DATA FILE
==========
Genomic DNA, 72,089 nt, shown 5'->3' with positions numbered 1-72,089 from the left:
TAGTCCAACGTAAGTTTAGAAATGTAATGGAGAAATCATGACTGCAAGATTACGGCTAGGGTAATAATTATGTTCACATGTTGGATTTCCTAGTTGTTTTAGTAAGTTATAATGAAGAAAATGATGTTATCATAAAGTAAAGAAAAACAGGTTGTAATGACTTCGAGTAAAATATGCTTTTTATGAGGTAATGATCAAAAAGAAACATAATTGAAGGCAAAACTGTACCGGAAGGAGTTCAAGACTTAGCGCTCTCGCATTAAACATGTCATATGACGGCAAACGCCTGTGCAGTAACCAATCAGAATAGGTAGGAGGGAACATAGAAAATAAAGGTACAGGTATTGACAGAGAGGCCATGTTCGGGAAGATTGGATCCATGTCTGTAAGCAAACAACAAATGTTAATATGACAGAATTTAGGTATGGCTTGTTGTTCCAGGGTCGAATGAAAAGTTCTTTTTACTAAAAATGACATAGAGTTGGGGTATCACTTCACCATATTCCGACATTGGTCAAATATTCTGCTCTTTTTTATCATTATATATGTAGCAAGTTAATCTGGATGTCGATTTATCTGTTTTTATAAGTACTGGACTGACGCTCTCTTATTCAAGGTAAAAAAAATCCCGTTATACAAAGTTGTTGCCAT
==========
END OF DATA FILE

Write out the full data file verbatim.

Genomic DNA, 72,089 nt, shown 5'->3' with positions numbered 1-72,089 from the left:
TAGTCCAACGTAAGTTTAGAAATGTAATGGAGAAATCATGACTGCAAGATTACGGCTAGGGTAATAATTATGTTCACATGTTGGATTTCCTAGTTGTTTTAGTAAGTTATAATGAAGAAAATGATGTTATCATAAAGTAAAGAAAAACAGGTTGTAATGACTTCGAGTAAAATATGCTTTTTATGAGGTAATGATCAAAAAGAAACATAATTGAAGGCAAAACTGTACCGGAAGGAGTTCAAGACTTAGCGCTCTCGCATTAAACATGTCATATGACGGCAAACGCCTGTGCAGTAACCAATCAGAATAGGTAGGAGGGAACATAGAAAATAAAGGTACAGGTATTGACAGAGAGGCCATGTTCGGGAAGATTGGATCCATGTCTGTAAGCAAACAACAAATGTTAATATGACAGAATTTAGGTATGGCTTGTTGTTCCAGGGTCGAATGAAAAGTTCTTTTTACTAAAAATGACATAGAGTTGGGGTATCACTTCACCATATTCCGACATTGGTCAAATATTCTGCTCTTTTTTATCATTATATATGTAGCAAGTTAATCTGGATGTCGATTTATCTGTTTTTATAAGTACTGGACTGACGCTCTCTTATTCAAGGTAAAAAAAATCCCGTTATACAAAGTTGTTGCCAT